Tip Truck

The first project out of the workshop is proving to be fun (aren’t they all?) being a tip truck that I am making (and designing as I go).  It is meant to be for a magazine article, but with the combination of trying to get the shed functional, demands of work, and family, I might have missed the deadline.  Never-the-less, it was good to be ‘forced’ to get back to what the workshop is really about.  Murdering electrons while making sawdust.

It has been a great little project to commission the SawStop on, and that has been fun in itself (as my previous post eluded to).

truck-2A number of blade tilts (guard removed for clarity, and in this instance to stop the project hanging up on it, but note the riving knife instead, which worked perfectly).

saw-1

Making something out of your head is always an interesting evolution – lots of contemplation working out what is needed next, some false starts, but all in all, successful

Given (from the title), it is a tip truck, I needed wheels, and although you can make a round wheel on a tablesaw, I don’t see it being a good practice.  SawStop or no, I’m not sticking my hand that close to any spinning blade.  Instead, I went to my old trusted solution – wheel cutting bits from Carb-i-tool.  I initially made them all the same size, but the front just looked wrong, so they were made with a larger diameter cutter.  The rear wheels were made thick (about 30mm thick), so after the drill press, I headed over to the bandsaw to roughly cut the wheels free, then to the Comet lathe and the pen mandrel as it happens, to finish the job.  As a system it worked well, and the tip of a skew chisel was used to cut grooves around the circumference as tread.

truck-3

The truck is still “rough and ready” – it’d take about the same amount of time to finish it (which is normal for a project, I find).

I stuck with my standard principle (that I try to apply as often as is practicable) that it is only wood and glue (axles and all).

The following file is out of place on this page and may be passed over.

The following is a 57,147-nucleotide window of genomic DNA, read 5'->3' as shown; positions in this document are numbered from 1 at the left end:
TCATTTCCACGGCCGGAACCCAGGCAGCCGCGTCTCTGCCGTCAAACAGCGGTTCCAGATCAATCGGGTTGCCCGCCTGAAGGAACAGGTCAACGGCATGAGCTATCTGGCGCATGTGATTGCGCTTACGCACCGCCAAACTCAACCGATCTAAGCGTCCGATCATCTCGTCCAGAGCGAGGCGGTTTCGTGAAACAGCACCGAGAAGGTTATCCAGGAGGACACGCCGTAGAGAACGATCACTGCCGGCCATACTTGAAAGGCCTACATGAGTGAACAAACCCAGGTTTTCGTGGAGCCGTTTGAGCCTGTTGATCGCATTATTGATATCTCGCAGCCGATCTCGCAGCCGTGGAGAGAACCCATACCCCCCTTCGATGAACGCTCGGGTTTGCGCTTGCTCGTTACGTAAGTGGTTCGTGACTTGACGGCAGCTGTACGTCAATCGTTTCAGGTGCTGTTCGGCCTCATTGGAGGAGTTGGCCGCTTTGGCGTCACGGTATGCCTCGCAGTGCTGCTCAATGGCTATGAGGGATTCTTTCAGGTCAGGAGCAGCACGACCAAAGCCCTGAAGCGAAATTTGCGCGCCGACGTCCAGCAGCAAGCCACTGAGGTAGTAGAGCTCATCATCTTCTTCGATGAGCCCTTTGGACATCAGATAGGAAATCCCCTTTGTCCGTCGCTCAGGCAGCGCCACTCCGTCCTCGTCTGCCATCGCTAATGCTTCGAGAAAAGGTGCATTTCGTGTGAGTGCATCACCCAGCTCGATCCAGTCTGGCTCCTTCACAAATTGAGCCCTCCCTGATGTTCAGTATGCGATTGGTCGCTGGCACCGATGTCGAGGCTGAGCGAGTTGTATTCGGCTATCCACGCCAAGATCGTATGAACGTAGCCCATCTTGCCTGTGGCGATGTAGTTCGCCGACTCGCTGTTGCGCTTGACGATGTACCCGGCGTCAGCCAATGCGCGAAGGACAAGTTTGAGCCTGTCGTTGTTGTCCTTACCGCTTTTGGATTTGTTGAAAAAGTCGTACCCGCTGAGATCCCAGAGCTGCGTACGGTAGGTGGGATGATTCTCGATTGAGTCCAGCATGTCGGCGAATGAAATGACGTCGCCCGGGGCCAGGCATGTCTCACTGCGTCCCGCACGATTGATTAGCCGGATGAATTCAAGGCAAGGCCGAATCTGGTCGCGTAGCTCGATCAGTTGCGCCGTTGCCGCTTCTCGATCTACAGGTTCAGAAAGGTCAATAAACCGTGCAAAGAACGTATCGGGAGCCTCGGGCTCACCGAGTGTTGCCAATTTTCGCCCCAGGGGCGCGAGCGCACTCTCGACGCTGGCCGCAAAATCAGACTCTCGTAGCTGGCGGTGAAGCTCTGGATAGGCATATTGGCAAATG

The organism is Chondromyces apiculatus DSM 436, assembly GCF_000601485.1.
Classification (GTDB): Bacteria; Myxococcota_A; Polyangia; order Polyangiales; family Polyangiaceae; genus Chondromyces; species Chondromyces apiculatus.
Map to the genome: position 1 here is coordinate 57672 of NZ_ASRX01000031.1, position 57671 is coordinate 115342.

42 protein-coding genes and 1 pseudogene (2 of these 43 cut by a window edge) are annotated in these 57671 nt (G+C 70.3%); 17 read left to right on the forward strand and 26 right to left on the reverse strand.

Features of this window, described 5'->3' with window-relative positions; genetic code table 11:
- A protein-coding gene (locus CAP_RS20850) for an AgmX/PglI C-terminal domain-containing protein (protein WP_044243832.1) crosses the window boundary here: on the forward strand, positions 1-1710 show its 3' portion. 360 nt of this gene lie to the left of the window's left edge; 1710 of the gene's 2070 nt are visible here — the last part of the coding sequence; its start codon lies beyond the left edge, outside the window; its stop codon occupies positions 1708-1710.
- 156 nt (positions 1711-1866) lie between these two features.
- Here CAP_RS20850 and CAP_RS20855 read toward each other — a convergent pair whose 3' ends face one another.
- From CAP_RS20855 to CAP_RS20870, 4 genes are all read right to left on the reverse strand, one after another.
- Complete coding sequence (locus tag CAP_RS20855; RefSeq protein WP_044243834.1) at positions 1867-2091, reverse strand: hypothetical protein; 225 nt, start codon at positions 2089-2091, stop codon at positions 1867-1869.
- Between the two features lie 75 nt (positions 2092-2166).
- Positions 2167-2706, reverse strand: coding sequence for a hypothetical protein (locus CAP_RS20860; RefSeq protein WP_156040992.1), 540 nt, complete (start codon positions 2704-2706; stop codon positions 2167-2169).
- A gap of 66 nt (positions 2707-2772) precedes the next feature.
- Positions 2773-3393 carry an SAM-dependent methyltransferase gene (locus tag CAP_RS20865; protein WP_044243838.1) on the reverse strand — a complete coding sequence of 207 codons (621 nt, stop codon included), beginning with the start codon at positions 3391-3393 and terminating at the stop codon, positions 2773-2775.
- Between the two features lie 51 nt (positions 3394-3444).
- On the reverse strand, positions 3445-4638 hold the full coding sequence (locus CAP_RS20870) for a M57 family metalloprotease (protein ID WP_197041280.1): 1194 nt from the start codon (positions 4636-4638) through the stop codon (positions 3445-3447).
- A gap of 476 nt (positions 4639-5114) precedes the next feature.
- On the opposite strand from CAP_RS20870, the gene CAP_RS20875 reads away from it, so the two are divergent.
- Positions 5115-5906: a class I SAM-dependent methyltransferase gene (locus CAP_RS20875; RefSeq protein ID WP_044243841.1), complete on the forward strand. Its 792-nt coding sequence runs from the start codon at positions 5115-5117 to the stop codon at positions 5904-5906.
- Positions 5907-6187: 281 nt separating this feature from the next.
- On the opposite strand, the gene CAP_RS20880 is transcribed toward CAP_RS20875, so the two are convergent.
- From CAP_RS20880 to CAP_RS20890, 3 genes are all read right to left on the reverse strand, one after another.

truck-1It is a good size – about 400mm long, 130mm across, and about 180mm high (to the top of the cab).  Functional too – wheels turn, the tray tips, tailgate swings open.

It will be pretty durable too, but as the weakest component are the axles (both on the wheels and also the tray), and they are simply dowel, easily repaired.  I think it is always good to consider damage and repairability when making kids toys – you want something that will last the distance, even if there are a few repairs required along the way.

The Mesopotamian Advantage

It was not invented in Mesopotamia by any stretch of the imagination, but it was there that the oldest known version of the wheel was found, dating back around 5500 years.

Wheels have not really come a long way since those days.  Sure, they have pneumatics now (mostly)

tweel-airless-tire-2

bearings, treads.  But they are still round (usually!)

0Ok, so they may be the exception to the normal rules, the mainstream wheels are more like this

DSCN4299and as a pretty good rendition of the wheel, this

Hummer-Wheel-clipped-webIt is the last wheel that is of particular interest, for obvious reasons.  If you need to do a double take, go ahead.  Yes, it is a toy wheel, and what’s more, you don’t have to buy it – with a few typical workshop tools, you can easily make a set with a tablesaw, bandsaw, router table and disk sander.

If coming up with the steps required to make such a fine looking wheel looks a bit beyond you, the Toys and Joys DVD provides almost 40 minutes of step by step instructions on how to make them yourself.

Video_1_clipped136357461751467f59e7ffe13669327855179bd32005ccI watched it this afternoon, and now I’m really inspired to go out and make some myself (and the vehicles to go with them!)

FirefoxScreenSnapz002Yes, an excuse to show that Humvee again!  Of course if you want to get ultra-modern, you could make one like the tyre at the top of the post!

The same steps to make these wheels will also make tractor style tread wheels as well.

farm tractor plans

You can get the DVD from Professional Woodworkers Supplies, and I was a little dubious – a whole DVD just on making a wheel?  But I did find it very interesting – a whole range of jigs they use (and show you how to make and use) to produce whole sets of wheels easily, to get all the different chamfers, treads, inserts etc from the gentlemen who are “Toys and Joys” in the US.

So there is no need to buy wheels like this, or compromise your realistic wooden toy with wheels from a wheelcutting bit.  With a few steps, and jigs, realistic wheels are definitely achievable, and it may be that manners maketh man, but it is wheels that maketh the toy.

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